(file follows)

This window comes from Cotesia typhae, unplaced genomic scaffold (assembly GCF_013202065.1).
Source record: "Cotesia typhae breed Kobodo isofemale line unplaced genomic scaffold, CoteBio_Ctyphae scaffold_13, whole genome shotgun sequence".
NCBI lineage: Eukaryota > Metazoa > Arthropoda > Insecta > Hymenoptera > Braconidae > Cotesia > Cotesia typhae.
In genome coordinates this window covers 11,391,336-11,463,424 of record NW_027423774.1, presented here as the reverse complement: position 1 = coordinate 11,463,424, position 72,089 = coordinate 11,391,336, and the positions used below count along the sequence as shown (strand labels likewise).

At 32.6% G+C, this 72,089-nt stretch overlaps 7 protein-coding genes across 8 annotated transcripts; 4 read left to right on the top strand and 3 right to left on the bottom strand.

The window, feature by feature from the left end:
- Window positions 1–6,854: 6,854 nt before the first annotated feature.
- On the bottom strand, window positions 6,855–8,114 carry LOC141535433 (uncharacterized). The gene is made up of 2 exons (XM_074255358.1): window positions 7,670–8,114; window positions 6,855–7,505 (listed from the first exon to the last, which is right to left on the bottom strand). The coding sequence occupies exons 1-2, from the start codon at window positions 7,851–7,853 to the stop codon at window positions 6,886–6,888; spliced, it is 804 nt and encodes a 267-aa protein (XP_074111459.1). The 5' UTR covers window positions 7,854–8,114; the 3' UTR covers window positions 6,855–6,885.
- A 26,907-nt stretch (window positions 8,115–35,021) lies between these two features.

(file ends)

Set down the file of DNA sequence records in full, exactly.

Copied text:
This window comes from Cotesia typhae, unplaced genomic scaffold (assembly GCF_013202065.1).
Source record: "Cotesia typhae breed Kobodo isofemale line unplaced genomic scaffold, CoteBio_Ctyphae scaffold_13, whole genome shotgun sequence".
NCBI lineage: Eukaryota > Metazoa > Arthropoda > Insecta > Hymenoptera > Braconidae > Cotesia > Cotesia typhae.
In genome coordinates this window covers 11,391,336-11,463,424 of record NW_027423774.1, presented here as the reverse complement: position 1 = coordinate 11,463,424, position 72,089 = coordinate 11,391,336, and the positions used below count along the sequence as shown (strand labels likewise).

At 32.6% G+C, this 72,089-nt stretch overlaps 7 protein-coding genes across 8 annotated transcripts; 4 read left to right on the top strand and 3 right to left on the bottom strand.

The window, feature by feature from the left end:
- Window positions 1–6,854: 6,854 nt before the first annotated feature.
- On the bottom strand, window positions 6,855–8,114 carry LOC141535433 (uncharacterized). The gene is made up of 2 exons (XM_074255358.1): window positions 7,670–8,114; window positions 6,855–7,505 (listed from the first exon to the last, which is right to left on the bottom strand). The coding sequence occupies exons 1-2, from the start codon at window positions 7,851–7,853 to the stop codon at window positions 6,886–6,888; spliced, it is 804 nt and encodes a 267-aa protein (XP_074111459.1). The 5' UTR covers window positions 7,854–8,114; the 3' UTR covers window positions 6,855–6,885.
- A 26,907-nt stretch (window positions 8,115–35,021) lies between these two features.